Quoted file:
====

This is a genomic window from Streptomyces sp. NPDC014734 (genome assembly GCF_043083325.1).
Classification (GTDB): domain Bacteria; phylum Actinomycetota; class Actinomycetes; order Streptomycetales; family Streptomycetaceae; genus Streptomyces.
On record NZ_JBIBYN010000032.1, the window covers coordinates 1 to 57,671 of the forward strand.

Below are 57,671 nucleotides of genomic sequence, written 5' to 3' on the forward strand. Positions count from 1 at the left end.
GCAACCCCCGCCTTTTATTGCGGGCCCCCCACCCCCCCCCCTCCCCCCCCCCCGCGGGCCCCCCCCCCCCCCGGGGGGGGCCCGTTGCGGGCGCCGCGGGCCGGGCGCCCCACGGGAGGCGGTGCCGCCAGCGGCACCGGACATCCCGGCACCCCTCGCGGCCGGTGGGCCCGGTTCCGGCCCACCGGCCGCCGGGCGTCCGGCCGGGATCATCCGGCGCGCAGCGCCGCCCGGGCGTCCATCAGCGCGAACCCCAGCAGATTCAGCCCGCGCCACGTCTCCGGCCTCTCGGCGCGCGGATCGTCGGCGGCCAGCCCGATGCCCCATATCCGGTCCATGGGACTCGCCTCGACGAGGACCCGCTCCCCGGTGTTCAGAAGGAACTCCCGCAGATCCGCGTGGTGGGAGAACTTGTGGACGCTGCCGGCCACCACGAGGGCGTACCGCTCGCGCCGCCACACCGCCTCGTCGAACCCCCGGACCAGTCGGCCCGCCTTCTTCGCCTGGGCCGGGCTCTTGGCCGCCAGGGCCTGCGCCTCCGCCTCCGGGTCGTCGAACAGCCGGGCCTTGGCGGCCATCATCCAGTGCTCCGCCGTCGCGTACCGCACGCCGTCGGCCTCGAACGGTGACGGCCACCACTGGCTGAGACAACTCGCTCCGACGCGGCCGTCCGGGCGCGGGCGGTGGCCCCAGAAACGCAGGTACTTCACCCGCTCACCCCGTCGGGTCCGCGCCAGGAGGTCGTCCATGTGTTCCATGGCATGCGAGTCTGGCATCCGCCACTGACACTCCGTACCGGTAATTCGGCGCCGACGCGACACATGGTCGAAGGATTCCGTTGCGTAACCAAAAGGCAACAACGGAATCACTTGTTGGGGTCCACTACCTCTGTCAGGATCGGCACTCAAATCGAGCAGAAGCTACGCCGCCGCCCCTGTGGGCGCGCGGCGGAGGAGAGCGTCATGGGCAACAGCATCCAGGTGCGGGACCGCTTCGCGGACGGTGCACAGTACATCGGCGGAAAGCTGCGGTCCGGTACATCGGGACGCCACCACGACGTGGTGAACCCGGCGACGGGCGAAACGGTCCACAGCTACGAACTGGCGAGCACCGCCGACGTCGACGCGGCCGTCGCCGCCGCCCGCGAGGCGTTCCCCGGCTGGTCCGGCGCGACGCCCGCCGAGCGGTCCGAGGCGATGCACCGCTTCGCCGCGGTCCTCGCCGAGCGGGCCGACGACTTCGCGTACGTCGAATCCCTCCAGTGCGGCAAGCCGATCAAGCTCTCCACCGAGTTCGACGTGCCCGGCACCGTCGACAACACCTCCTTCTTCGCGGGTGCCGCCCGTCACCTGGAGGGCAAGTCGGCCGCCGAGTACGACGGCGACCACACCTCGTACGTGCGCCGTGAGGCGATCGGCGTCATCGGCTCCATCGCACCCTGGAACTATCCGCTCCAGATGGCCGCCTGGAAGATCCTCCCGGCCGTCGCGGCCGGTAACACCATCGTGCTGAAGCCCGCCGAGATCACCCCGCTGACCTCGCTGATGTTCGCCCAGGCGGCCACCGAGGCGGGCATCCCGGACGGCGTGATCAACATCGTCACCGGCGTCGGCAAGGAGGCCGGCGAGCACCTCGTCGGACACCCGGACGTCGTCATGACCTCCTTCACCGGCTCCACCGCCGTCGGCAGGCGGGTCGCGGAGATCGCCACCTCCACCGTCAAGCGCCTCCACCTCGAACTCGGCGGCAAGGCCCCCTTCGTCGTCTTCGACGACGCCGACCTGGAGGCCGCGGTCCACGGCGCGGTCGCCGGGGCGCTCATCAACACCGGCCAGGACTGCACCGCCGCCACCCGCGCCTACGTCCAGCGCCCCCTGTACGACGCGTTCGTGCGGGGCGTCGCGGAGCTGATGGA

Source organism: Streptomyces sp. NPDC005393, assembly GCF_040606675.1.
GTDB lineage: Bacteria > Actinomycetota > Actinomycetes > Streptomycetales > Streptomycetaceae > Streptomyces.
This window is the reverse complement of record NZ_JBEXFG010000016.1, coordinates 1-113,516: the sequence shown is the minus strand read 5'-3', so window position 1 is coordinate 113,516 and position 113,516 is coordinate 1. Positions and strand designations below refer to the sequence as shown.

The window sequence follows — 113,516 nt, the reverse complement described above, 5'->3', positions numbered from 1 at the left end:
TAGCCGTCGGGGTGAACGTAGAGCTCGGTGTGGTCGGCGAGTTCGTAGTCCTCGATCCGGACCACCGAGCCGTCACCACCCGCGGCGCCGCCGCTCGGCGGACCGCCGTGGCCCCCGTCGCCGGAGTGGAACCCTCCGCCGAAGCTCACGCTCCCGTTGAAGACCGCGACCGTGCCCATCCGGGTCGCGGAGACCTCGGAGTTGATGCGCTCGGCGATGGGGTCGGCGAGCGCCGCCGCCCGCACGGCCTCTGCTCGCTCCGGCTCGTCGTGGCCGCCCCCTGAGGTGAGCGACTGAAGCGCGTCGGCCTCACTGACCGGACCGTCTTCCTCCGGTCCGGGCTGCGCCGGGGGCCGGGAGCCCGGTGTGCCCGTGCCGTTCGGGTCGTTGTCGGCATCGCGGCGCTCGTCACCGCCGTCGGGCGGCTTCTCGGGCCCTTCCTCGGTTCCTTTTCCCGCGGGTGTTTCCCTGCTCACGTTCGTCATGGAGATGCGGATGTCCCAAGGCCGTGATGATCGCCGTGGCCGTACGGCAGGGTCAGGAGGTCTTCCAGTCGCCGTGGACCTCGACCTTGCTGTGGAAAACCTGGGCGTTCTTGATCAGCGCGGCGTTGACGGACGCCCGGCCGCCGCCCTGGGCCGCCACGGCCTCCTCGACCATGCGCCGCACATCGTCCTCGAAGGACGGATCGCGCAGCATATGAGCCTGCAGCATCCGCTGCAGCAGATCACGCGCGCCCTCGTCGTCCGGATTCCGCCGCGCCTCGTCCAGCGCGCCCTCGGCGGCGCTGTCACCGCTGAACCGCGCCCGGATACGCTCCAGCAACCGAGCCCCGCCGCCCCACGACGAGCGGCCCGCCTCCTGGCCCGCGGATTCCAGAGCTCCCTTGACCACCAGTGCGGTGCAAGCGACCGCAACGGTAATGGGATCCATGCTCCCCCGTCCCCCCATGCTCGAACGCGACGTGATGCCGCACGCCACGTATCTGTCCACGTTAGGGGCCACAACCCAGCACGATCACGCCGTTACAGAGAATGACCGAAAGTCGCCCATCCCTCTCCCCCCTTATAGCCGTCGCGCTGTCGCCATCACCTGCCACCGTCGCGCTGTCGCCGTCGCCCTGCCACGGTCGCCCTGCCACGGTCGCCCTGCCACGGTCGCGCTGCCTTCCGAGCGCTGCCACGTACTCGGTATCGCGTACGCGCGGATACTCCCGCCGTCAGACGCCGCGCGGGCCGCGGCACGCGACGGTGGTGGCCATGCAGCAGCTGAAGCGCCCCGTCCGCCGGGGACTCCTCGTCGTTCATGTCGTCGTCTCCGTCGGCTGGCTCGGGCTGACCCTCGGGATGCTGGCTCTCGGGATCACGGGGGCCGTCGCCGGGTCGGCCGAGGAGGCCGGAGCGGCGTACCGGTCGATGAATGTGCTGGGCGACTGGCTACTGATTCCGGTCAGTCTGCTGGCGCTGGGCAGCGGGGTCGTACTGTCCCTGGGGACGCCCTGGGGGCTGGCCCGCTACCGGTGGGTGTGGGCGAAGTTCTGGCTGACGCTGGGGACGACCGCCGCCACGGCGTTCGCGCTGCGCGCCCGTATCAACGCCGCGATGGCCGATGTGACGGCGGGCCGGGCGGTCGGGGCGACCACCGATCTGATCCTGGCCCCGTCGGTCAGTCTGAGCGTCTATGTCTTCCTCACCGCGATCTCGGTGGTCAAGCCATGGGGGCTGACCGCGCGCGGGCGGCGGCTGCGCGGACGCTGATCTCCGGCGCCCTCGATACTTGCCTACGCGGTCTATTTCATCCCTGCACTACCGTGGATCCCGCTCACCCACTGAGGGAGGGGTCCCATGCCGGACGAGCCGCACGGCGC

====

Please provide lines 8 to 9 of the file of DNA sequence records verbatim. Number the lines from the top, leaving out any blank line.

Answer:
This window is the reverse complement of record NZ_JBEXFG010000016.1, coordinates 1-113,516: the sequence shown is the minus strand read 5'-3', so window position 1 is coordinate 113,516 and position 113,516 is coordinate 1. Positions and strand designations below refer to the sequence as shown.

The window sequence follows — 113,516 nt, the reverse complement described above, 5'->3', positions numbered from 1 at the left end: